Honouring the Solomon Browne
Forty years ago, the Penlee lifeboat Solomon Browne and its courageous crew were lost at sea. We will never forget them, their years of service, and the lives they saved.
‘They’d probably call us soft,’ says current Penlee Coxswain Patch Harvey.
‘We’ve got the Severn class lifeboat – all singing, all dancing, with 2,500 horsepower and 25 knots. And they had a wooden boat that did 8 knots.’
‘They’ are the crew of the Solomon Browne, wrecked on service in horrendous conditions on 19 December 1981. Read more about the Penlee lifeboat disaster.
Silence after decades of service
‘Penlee lifeboat, Penlee lifeboat, Falmouth Coastguard, over … Penlee lifeboat, Penlee lifeboat, Falmouth Coastguard, over … ’
Those first seconds of radio silence, when the Coastguard lost contact with the lifeboat crew, feel like the longest stretch of time in RNLI history.
But the Watson class lifeboat Solomon Browne had carried out 21 years of lifesaving before that fateful night in 1981.
We rightly commemorate what happened that night. It was the ultimate sacrifice, and a devastating blow to a tight-knit Cornish community – its impact still felt to this day. We must also remember the successful rescues, the lives saved, the homecomings from wild Atlantic seas. Because those are the moments Trevelyan Richards and his crew lived for.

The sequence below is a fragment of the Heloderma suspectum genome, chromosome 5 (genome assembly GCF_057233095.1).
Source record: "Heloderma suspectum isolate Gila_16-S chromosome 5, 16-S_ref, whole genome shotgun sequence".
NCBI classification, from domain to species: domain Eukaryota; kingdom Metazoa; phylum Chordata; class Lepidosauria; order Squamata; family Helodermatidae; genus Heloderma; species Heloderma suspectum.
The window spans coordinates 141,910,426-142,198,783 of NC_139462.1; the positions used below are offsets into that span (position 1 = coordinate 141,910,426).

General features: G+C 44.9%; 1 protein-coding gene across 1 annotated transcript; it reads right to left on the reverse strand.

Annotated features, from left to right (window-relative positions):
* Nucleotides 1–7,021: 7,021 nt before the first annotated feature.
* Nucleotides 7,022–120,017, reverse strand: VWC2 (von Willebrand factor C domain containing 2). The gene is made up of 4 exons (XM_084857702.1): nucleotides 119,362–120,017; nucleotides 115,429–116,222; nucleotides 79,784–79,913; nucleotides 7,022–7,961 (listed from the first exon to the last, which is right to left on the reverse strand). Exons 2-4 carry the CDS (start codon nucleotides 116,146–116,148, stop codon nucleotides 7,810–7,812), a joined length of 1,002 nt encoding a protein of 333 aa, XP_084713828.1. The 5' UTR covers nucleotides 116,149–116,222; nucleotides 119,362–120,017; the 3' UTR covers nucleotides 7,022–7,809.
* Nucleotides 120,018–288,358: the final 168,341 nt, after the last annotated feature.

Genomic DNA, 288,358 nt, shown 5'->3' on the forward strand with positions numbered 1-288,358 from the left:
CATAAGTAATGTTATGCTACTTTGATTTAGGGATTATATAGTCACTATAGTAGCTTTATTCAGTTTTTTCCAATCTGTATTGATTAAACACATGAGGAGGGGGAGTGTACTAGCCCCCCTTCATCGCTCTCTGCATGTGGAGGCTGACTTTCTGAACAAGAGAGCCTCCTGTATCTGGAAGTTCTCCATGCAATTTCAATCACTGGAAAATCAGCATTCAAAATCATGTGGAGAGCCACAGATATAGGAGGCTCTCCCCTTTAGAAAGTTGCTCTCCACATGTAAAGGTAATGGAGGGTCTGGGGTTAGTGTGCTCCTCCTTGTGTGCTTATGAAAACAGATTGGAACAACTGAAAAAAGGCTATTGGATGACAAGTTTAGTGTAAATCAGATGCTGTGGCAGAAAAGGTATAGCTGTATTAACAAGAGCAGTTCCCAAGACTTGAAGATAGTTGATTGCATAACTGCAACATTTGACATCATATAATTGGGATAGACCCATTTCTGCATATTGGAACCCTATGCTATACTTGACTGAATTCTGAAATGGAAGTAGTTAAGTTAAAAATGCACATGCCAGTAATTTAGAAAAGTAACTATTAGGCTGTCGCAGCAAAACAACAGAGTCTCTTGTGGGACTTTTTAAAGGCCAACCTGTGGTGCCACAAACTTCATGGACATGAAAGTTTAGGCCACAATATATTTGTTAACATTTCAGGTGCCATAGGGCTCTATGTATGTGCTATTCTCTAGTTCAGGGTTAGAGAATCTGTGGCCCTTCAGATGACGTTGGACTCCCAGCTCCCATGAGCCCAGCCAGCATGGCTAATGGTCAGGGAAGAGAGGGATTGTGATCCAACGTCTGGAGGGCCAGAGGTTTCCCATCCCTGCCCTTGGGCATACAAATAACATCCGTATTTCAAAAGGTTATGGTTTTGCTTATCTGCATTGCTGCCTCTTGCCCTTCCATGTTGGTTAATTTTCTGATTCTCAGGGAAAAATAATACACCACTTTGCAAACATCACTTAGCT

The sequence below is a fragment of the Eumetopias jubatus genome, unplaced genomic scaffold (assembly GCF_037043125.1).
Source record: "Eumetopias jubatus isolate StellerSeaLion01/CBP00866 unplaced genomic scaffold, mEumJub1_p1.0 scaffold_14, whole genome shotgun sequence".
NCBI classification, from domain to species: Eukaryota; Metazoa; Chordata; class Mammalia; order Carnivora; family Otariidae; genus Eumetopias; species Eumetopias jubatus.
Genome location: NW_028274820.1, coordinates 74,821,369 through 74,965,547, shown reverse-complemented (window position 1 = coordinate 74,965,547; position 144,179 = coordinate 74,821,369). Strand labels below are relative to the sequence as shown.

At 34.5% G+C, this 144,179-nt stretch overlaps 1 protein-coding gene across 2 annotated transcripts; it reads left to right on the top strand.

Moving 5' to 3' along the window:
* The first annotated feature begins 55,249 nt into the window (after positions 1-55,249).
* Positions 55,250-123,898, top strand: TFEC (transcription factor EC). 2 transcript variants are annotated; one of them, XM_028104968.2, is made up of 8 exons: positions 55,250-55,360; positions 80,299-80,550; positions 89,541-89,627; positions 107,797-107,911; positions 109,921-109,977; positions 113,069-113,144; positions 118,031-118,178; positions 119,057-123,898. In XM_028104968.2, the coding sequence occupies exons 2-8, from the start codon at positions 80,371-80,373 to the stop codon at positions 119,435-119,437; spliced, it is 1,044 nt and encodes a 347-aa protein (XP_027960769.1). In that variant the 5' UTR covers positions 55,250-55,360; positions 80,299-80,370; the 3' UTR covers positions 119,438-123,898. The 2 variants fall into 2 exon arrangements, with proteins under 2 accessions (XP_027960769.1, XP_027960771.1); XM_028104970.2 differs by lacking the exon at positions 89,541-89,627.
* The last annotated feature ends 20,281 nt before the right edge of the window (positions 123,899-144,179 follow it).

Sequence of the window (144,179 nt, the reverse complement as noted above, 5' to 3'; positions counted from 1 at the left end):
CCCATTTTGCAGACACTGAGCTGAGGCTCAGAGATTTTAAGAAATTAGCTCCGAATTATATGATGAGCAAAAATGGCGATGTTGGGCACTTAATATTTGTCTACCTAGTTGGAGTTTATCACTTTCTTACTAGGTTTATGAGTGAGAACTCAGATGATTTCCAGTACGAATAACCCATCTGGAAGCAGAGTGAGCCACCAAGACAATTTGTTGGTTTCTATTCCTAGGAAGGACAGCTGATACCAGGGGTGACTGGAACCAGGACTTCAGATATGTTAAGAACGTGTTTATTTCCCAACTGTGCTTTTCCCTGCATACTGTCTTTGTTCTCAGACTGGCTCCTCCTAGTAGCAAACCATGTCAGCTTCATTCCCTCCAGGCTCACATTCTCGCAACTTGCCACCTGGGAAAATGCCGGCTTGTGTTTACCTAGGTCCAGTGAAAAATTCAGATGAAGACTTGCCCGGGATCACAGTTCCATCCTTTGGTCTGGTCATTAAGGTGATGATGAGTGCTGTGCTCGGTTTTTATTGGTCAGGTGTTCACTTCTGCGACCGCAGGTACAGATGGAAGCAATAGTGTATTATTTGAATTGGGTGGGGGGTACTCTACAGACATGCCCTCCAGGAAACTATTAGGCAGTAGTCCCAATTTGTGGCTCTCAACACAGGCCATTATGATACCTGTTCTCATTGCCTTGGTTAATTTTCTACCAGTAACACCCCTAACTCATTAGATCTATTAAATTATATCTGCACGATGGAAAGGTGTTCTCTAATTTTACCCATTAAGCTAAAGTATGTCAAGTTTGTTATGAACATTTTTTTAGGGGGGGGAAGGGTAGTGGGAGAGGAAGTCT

In 21 years’ service off the south coast of Cornwall, the Solomon Browne’s crews were involved in epic missions that have become part of maritime lore.
In August 1979, the high-profile Fastnet yacht race was hit by a force 10 storm. Solomon Browne was one of 13 RNLI lifeboats to take part in the rescue operation. Fifteen sailors drowned, and 136 were rescued, including those onboard the yacht Gan, who were brought to shore by Penlee lifeboat crew.
'We've got a fantastic crew'
‘We’ve got a fantastic crew, a lovely new lifeboat station, and two amazing boats,’ says Patch. ‘We’re quite a busy station, camaraderie among the crew is good, and it’s a nice place to be.
‘The Solomon Browne crew would call us soft, yes, but I think they would be very proud of today’s crew and station too.’
200 years of bravery and selflessness
The Penlee crew lost that day are among more than 600 crew who have paid the ultimate price since the RNLI was formed in 1824, nearly 200 years ago. Their names are inscribed on the RNLI memorial sculpture at the RNLI Support Centre in Poole, Dorset. See the full list of names of those commemorated.
We honour their memory and thank them for all their services to save others in peril at sea.
Sign the book of remembrance
The RNLI have set up a book of remembrance where you can read tributes to those lost in the lifeboat disaster and write one of your own. You can also share photos and videos as part of your entry into the book. Visit RNLI.org/Penlee40Book to add your memories and read those of others today.